Note: This has been reprinted from the SR Health blog.
It's probably an understatement to say that these are unusual times. Many of us alive today have not experienced a true pandemic or a world war, the only things that compare to what we are dealing with now. We've never been asked to shelter-in-place or close our businesses for an extended time unless we've been personally affected by a major natural disaster. We've never had a situation where it was imperative that we put the common good above our own wants and needs to save lives.
As a patient with a chronic illness, I've felt anxiety in the past. After 15 years with Ankylosing Spondylitis (AS), I've had a quite a few "scares." And each time I had a scary challenge, I worked my way through it with my medical team. But again, these times are different, and I haven't heard a peep from my medical team. Frankly, I think they were just unprepared for how they would support large numbers of patients in a scenario like this.
I don't share this because I want sympathy or even because I want people to understand why it's important to help protect those at risk by practicing social distancing, although I feel that is critically important. I am sharing this because I have seen a radically wide gap in the communication being sent to high risk patients, and I think it increases stress and fear.
I have a specialist, a primary care doctor, and, until quite recently, received monthly infusions at my local hospital. Not one of these groups has contacted me with any guidance or resources. I have been left entirely to my own devices. Luckily, I work in healthcare IT as a provider of education to the healthcare industry so I am on a hundred mailing lists and am receiving more updates on COVID-19 than I could ever need. But, what about all the millions of high risk patients who don't work in healthcare?
I've had one friend with AS who did receive a communication from her rheumatologist. I mentioned it to another friend who said she'd also gotten nothing. The only provider who has sent me anything is my eye doctor who sent a mass email to all patients with updates on hours and services. Don't get me wrong, I think that was great, but it doesn’t help me understand my level of risk as a patient on two immune suppressing drugs.
For many patients with complex chronic conditions, stress, anxiety, and lack of sleep can increase symptoms and even cause other corollary illnesses to crop up. Information is a key tool in reducing that stress and anxiety. Healthcare organizations that aren't making an effort to communicate with their high-risk patients, might be making things worse for those patients.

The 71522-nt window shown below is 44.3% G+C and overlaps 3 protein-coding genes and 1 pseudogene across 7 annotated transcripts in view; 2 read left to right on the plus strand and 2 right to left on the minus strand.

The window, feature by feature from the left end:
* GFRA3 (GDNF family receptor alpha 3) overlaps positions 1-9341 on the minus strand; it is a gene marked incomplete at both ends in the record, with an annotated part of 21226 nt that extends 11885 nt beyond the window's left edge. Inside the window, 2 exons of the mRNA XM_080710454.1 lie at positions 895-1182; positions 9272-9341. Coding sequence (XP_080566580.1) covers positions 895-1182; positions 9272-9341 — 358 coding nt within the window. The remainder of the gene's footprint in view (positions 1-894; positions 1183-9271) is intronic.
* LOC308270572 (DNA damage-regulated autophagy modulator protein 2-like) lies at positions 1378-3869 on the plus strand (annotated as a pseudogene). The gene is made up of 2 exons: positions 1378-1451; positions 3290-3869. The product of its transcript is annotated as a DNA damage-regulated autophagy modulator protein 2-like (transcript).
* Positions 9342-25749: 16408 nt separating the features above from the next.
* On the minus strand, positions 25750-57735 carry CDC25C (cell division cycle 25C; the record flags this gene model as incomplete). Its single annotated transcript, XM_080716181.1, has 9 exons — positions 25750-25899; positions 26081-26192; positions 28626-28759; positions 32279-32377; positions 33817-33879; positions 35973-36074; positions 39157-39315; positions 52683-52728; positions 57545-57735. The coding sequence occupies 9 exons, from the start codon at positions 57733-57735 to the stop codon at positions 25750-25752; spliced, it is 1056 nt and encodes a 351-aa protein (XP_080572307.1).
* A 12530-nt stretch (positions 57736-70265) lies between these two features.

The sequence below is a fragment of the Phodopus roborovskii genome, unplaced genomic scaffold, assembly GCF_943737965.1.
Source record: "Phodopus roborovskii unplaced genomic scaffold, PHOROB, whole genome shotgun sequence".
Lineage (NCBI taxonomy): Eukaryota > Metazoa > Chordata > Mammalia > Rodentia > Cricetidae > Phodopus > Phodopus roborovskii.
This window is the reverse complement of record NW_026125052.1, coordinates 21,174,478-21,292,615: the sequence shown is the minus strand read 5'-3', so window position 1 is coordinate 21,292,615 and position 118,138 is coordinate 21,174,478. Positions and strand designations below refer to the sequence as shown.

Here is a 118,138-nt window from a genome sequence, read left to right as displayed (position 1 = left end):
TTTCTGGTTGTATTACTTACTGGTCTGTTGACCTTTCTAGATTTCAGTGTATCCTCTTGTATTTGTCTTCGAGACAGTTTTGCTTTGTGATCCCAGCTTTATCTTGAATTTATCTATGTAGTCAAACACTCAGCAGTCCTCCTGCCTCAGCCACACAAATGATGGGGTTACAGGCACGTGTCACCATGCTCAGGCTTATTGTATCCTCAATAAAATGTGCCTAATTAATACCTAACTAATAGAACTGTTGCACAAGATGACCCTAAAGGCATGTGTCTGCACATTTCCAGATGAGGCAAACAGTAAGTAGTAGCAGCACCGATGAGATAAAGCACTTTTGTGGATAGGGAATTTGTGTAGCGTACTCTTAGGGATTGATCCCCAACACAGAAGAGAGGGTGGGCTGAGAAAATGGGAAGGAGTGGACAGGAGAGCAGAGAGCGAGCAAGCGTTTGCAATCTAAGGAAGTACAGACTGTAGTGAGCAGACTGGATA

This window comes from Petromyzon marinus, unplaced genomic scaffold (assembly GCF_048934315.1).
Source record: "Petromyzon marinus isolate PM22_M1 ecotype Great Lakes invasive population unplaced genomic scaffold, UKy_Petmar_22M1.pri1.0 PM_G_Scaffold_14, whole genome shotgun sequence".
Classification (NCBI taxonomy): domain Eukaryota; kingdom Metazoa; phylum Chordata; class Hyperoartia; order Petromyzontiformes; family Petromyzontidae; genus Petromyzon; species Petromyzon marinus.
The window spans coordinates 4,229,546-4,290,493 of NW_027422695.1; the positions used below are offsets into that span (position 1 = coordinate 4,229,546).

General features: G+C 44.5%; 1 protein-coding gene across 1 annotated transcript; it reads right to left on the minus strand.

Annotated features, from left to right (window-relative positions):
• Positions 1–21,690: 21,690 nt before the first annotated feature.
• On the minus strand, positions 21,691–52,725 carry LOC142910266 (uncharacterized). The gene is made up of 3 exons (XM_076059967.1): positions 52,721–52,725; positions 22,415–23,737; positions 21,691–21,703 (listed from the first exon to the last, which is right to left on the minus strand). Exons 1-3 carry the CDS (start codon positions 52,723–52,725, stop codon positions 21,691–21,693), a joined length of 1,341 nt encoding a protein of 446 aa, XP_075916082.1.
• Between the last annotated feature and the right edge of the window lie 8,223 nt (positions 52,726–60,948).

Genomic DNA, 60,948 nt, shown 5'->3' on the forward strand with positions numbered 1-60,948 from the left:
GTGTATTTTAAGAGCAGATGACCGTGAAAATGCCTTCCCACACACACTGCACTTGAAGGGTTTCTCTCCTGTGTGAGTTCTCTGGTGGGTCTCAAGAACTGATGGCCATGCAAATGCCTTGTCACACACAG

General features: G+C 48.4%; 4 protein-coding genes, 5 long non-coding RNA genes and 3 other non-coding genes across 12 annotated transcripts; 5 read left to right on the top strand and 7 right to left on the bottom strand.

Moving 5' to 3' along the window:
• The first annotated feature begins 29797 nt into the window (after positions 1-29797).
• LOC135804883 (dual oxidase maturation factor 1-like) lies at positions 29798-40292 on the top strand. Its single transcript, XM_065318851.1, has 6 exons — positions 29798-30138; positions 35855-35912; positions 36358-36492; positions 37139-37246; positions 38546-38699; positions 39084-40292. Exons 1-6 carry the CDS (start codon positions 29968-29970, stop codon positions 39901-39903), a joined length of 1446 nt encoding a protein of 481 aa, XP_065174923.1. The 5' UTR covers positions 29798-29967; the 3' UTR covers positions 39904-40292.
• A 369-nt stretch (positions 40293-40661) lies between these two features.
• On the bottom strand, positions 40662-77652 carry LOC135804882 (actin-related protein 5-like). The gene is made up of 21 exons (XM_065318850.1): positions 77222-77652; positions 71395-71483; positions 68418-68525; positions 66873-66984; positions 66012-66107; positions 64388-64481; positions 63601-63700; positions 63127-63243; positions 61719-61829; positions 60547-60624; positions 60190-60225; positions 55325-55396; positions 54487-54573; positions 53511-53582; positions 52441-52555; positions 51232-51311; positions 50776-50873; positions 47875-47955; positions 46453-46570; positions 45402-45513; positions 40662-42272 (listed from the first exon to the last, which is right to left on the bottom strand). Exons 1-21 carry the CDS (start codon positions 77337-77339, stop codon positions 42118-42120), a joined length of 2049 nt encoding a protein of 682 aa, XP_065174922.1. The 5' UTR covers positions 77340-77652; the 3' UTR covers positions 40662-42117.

Here are my recommendations for how to support high-risk patients in the coming weeks:
- As you look at cancelling non-essential appointments, reach out to patients with chronic conditions differently. Many wait on necessary things until their scheduled visits every three or six months. They may be having new symptoms, pain, or other issues. In other words, they may be scheduled for a routine appointment but have critical needs. Email, text, or call to discuss the best approach for their upcoming appointments.
- For patients who do still need a visit, offer telemedicine as an option. As most have already heard, CMS and the OCR are easing restrictions on telemedicine use. It is ideal for this purpose. Chronically ill patients can get the care they need without the risk of an in-office visit. Check with other payers on telemedicine coverage. If the payer won't cover the visit, verify with the patient if they want to schedule and self-pay.
- Communicate with high-risk patients regularly about COVID-19 to provide updates and recommendations. Depending on the communication tools you have at your disposal you may be able to identify specific risk groups based on different factors. If you are a specialist serving largely high-risk patients you may want to communicate with all patients weekly or bi-weekly. There are resources and information from the CDC on high-risk patients you can leverage for these communications or look to your specialty medical association for additional guidance.
- Get personal. It's great to send information to patients that is scientific and fact based about how to mitigate their risk and manage their health in the coming weeks and months, but as I mentioned before stress and anxiety can affect that health. Consider more personal check-ins with these patients, especially those who are truly isolated with little support. One way to identify more at risk patients is through a survey. Consider asking if they live alone, have family support, have a way to get their medications, access to a grocery service, etc. This can help your office identify patients who may need to be checked on.
- Check in on those high risk patients with a simple email, text, or call to make sure they are doing ok. Provide those patients with additional information about community support services being offered to help the most at risk.
It may seem like a lot of work to make an extra effort for these patients, but they are at a much higher risk for additional health issues as well as being at higher risk for COVID-19 complications. This extra effort can help reduce their anxiety, improve their quality of life, and even save their life.